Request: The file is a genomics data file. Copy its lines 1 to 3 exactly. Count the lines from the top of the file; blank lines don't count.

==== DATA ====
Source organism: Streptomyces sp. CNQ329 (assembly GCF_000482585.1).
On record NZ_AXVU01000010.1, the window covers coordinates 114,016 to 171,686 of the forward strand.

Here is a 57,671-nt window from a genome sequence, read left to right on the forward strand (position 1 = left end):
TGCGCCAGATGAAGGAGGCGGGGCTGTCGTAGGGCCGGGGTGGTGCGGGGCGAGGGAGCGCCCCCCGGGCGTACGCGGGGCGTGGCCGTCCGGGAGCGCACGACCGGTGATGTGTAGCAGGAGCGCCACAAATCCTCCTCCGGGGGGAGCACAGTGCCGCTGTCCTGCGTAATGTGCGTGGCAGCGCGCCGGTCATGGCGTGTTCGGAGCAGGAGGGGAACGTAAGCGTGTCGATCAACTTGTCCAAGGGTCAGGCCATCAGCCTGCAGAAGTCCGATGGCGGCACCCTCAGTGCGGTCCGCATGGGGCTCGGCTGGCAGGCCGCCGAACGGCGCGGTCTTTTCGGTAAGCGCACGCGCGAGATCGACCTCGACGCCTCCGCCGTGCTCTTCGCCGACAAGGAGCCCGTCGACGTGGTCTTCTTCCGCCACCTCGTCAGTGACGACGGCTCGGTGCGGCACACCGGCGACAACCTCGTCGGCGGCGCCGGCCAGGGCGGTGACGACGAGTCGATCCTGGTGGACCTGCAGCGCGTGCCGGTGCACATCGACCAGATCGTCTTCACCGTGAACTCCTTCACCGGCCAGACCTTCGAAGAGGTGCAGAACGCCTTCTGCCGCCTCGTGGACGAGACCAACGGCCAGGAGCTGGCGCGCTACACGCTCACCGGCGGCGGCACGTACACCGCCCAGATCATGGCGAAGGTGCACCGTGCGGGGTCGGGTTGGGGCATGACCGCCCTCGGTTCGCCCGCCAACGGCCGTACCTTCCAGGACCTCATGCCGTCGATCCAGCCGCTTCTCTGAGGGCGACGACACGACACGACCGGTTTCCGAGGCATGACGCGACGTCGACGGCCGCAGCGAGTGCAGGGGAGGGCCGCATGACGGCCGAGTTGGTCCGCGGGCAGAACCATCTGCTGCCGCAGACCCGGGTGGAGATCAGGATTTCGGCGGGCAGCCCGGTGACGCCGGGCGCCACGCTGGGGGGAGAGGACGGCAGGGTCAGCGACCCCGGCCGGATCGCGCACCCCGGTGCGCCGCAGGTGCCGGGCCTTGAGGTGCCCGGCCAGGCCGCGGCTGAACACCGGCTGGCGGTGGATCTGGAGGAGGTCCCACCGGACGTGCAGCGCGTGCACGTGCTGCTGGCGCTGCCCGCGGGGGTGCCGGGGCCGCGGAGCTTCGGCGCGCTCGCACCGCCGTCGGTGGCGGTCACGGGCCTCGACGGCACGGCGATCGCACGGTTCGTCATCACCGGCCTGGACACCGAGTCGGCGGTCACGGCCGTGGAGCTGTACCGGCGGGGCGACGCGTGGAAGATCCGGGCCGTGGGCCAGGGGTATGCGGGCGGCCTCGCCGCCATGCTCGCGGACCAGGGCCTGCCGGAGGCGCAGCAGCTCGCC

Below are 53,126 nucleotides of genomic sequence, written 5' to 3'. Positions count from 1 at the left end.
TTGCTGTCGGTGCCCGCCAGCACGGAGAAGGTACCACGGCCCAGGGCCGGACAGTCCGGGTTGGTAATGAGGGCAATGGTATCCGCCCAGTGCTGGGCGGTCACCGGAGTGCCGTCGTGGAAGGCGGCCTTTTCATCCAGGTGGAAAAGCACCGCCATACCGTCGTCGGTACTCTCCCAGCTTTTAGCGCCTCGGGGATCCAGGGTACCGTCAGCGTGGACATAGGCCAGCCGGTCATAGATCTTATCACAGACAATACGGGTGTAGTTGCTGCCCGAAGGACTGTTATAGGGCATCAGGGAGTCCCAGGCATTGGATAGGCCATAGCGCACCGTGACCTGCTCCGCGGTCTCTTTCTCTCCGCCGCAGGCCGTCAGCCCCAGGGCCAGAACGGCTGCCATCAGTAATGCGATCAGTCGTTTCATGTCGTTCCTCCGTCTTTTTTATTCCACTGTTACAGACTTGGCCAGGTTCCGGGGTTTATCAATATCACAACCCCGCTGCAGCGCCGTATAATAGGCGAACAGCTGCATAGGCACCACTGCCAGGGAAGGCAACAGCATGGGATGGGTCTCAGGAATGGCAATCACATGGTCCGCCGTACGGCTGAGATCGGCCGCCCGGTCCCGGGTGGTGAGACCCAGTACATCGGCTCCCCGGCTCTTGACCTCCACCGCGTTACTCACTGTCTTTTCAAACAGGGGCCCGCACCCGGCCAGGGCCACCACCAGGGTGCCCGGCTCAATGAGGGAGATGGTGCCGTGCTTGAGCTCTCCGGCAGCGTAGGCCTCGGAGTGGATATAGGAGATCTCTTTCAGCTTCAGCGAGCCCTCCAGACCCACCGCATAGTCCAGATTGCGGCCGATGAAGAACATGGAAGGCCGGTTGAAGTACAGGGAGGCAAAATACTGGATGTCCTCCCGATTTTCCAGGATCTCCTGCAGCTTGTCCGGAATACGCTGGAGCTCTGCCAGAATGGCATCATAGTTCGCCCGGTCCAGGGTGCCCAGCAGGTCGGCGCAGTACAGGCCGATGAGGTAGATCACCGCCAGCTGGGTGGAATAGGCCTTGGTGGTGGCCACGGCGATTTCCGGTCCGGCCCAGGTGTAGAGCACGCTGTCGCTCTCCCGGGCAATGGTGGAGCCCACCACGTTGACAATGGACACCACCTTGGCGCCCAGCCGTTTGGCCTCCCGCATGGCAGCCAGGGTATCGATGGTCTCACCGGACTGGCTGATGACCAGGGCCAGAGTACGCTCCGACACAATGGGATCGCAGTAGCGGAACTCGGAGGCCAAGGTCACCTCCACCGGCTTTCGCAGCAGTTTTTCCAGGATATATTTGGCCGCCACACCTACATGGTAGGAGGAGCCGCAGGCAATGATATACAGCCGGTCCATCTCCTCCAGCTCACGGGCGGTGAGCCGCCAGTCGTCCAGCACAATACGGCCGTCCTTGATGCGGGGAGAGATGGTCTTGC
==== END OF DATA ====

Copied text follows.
Source organism: Streptomyces sp. CNQ329 (assembly GCF_000482585.1).
On record NZ_AXVU01000010.1, the window covers coordinates 114,016 to 171,686 of the forward strand.

Here is a 57,671-nt window from a genome sequence, read left to right on the forward strand (position 1 = left end):